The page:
The ITV soap is due to move from its current home in central Manchester to a new site in Trafford next spring.

English Heritage said the set, which has been used since 1982, was not historic enough to be listed. Listing would restrict how it could be altered.

ITV is selling the former Granada plot and the set’s future is uncertain.

The broadcaster is considering all bids but has told the council it is looking at whether a tourist attraction based around the famous terraced street would be viable.

Listed status is given to buildings of special architectural and historic interest, but a building has normally to be at least 30 years old to be eligible.

A statement from English Heritage said the current Coronation Street set was “certainly unusual”, but added: “However, the criteria against which we must assess the architectural significance of buildings – or in this case, a television set – is extremely strict.

‘Not appropriate’

“The oldest buildings are just less than 30 years old – and most do not have interiors and therefore exist as facades, most of which have been altered.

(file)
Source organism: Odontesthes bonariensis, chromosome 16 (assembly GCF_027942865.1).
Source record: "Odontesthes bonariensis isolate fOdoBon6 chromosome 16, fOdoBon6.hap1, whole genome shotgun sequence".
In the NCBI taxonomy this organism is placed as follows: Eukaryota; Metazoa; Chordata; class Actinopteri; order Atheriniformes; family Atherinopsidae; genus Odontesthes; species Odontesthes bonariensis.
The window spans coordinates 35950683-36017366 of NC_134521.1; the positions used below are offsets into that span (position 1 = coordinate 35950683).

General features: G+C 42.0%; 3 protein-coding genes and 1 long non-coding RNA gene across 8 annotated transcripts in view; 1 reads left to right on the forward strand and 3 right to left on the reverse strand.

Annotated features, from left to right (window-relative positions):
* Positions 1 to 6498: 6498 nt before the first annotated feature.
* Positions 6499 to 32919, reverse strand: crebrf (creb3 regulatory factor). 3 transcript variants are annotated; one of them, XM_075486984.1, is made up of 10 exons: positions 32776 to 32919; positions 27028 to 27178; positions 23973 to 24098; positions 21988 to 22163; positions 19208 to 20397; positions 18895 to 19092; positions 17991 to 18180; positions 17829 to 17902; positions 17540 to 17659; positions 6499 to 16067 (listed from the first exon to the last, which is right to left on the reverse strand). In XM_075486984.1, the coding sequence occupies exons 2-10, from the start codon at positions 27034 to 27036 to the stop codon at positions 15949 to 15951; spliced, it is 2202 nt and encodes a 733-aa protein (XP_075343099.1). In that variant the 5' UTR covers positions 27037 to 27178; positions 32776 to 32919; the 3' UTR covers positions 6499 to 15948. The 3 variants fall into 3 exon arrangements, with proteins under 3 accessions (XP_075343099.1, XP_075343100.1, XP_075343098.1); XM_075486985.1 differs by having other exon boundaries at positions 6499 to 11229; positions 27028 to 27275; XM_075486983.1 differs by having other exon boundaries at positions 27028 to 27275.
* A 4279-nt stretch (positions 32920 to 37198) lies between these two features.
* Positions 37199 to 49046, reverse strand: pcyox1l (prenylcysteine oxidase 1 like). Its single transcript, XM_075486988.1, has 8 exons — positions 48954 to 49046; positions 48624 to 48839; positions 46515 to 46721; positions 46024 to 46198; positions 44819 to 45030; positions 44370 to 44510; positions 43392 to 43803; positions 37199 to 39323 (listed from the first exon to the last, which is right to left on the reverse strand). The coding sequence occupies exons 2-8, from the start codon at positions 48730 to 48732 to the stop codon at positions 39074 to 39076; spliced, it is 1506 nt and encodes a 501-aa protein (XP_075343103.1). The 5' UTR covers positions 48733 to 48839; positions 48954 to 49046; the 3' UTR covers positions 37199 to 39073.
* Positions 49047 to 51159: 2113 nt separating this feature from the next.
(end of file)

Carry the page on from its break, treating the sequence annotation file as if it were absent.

“The set as it stands today is an active reminder of the long-running television programme, rather than a survival of an earlier era of television productions.”

English Heritage’s Nick Bridgland added: “While listing is not appropriate for the set, a better solution could be for a local group or organisation with an interest to care for it and allow Corrie fans from all over the world to visit and enjoy it.”

The soap, along with ITV’s other Manchester operations, is due to move to purpose-built studios at the MediaCityUK complex, adjacent to the Manchester Ship Canal.

An ITV spokesperson said: “ITV continues to consider the future use of the Coronation Street set ahead of our planned move to MediaCity.”